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This IPO is Betting Big on Amazon Reshaping Industrial Real Estate

The soon-to-be-operator of a lone Amazon warehouse in California’s Bay Area is prepping to go public before officially owning any property. But Rox Financial LP, the limited partnership that is set to purchase the 145,500-square-foot facility and lease it to the e-commerce giant, has serious goals of expanding well beyond its first warehouse.

Rox Financial LP filed a Form S-11 registration statement with the U.S. Securities and Exchange Commission (SEC) for the proposed initial public offering (IPO) of 8.25 million Series AMZL shares priced at $10 per share. The net proceeds from the proposed offering, in which the company wants to raise at least $83.5 million, will be used to fund a portion of the net purchase price of the warehouse, it said in the filing.

Rox Financial says it intends to build its “Series AMZL” branch into a curated portfolio of logistics properties in one or more locations that have Amazon as a common tenant. Amazon already leases the property Rox is set to acquire, which is approximately 40 miles from both San Francisco and Sacramento, Calif., and uses it as a last-mile delivery hub. Amazon currently occupies more than 255 last-mile delivery stations and has plans to occupy at least 43 more facilities in 2021.

In the filing, Rox Financial said it intends to acquire properties that are “newly built in prime locations and have a long-term net lease with regular contractual rental escalators.”

The Oakley, Calif., facility includes automated conveyor systems and electrical infrastructure for future vehicle charging stations, alluding to Amazon’s increased emphasis on electric vehicles (EVs). The 25-acre site, built last year, houses a fleet of Amazon delivery vans. The facility under its current owner is leased to Amazon until September 2032.

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NorthPoint Development, the developer and current owner of the building, agreed that Series AMZL has the right to purchase two more properties in the facility’s 2.2 million-square-foot Contra Costa Logistics Center for one year following the IPO’s completion. Amazon would lease both of these, which are still under construction.

One is an approximately 450,000-square-foot facility to be used as an outbound cross-dock fulfillment center expected to be occupied in September, and the other is a 480,000-square-foot facility to be used as an inbound cross dock fulfillment center expected to be occupied in July 2022.

According to NorthPoint, the property benefits from significantly lower drayage costs per container from the Port of Oakland than other California cities. At $402.50 per container, the drayage cost between the Port of Oakland and the property is lower than competitive locations.

Additionally, Rox Financial believes the Oakland site had numerous other advantages including: a large, highly concentrated population with an above average five-year projected growth; a substantial potential warehouse worker labor pool with a positive supply/demand balance; and a receptive community and local political environment.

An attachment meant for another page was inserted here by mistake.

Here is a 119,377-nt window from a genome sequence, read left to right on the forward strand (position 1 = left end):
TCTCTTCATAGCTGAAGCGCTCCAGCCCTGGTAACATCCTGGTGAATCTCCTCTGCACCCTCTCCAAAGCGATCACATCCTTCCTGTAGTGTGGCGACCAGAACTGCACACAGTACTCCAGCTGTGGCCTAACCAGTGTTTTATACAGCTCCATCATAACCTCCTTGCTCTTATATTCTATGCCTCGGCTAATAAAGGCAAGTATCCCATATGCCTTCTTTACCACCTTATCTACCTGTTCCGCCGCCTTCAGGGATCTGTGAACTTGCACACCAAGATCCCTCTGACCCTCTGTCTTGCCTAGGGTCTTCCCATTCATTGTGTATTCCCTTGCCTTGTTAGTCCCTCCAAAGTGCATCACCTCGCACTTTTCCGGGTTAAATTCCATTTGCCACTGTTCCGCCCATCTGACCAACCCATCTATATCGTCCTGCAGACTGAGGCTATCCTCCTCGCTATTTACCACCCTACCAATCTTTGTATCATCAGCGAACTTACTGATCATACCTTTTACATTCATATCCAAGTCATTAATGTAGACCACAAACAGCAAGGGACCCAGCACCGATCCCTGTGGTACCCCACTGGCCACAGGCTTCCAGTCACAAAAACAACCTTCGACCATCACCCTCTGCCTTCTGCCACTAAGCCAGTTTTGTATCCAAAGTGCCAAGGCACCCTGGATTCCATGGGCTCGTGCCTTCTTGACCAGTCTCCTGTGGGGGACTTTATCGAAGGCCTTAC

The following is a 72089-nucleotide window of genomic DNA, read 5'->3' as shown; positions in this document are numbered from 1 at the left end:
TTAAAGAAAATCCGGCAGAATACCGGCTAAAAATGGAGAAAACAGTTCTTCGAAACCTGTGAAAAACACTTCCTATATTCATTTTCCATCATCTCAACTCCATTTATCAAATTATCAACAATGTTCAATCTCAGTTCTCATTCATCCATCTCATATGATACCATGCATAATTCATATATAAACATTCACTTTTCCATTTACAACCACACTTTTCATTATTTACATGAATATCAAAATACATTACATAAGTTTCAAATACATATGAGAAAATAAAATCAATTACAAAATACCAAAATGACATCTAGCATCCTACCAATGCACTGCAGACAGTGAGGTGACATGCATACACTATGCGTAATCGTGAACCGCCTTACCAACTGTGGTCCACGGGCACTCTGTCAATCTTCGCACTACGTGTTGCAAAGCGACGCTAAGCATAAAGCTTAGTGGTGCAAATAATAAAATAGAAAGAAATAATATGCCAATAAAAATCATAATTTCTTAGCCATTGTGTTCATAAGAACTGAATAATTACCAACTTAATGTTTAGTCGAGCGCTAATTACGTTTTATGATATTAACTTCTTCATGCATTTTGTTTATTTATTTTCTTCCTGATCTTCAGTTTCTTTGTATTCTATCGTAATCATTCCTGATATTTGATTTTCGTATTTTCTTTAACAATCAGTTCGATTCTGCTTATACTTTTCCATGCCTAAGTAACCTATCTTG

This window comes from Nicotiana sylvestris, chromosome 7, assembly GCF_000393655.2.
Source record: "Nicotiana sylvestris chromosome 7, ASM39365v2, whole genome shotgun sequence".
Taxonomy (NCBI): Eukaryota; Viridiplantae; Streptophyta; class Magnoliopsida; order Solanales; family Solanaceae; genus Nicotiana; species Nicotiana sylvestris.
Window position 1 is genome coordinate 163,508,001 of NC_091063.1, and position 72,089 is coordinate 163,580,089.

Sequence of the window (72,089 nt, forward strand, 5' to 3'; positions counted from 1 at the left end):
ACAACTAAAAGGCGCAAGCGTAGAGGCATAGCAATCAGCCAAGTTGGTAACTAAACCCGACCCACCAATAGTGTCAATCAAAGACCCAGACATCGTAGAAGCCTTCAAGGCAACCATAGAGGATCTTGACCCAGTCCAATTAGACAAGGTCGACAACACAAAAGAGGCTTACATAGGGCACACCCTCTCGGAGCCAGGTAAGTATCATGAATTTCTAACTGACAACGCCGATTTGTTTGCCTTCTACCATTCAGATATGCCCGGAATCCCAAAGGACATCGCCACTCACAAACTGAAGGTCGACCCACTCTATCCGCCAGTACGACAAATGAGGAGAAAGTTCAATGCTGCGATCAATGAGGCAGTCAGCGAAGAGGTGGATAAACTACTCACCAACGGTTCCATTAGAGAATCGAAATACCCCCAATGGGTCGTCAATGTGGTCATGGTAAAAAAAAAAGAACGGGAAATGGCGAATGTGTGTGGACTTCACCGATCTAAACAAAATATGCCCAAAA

Rox Financial’s IPO decision and prospective real estate purchase come at a time when industrial real estate such as warehouses and distribution centers is sorely needed across the U.S. as e-commerce demand continues to increase.

In the first quarter of 2021, industrial space had a vacancy rate of approximately 4.4 percent and an availability rate—which calculates property currently on the market for sublease—of approximately 7 percent, approximately 0.3 percentage points lower than the prior quarter and a record low, according to CBRE.

The commercial real estate firm estimates that approximately $1 billion in incremental e-commerce sales generates 1.25 million square feet of warehouse space demand.

The shortage of warehouses and distribution centers has contributed to the supply chain bottlenecks, and overall created more expenses. Low supply continued to drive industrial rents higher. In the U.S., industrial triple net asking rents averaged $8.44 per square foot in the first quarter of 2021, up 7.1 percent year-over-year and an all-time high, CBRE said.

Rox Financial LP has applied to list the shares on the New York Stock Exchange (NYSE) under the symbol “AMZL,” which also happens to be the abbreviation for Amazon’s Logistics division. The company intends for Series AMZL to elect to be taxed as a real estate investment trust (REIT) for U.S. federal income tax purposes commencing with its taxable year ending Dec. 31, 2021.

From an investor standpoint, Rox believes its Series AMZL will be “more accessible and liquid” than private equity investments and more “transparent and targeted” than traditional listed REITs.

“Logistics facilities leased by Amazon are a material part of the U.S. industrial commercial real estate market,” the filing’s investment case said. “We believe a curated portfolio of these properties should deliver an attractive risk-adjusted return that would appeal to investors seeking modest but consistent increases in distributions and potential for asset value appreciation.”

Although the Series AMZL portfolio only focuses on properties with the intent to lease to Amazon, Rox Financial also plans to curate single-location portfolios, where it can lease multiple properties to several tenants in a common location, such as an industrial park or a life sciences campus. It also plans to scoop up individual properties “with significant scale and cash flow durability,” such as a corporate headquarters or a stadium.

UBS Investment Bank is acting as lead bookrunning manager and as representative of the underwriters for the proposed offering.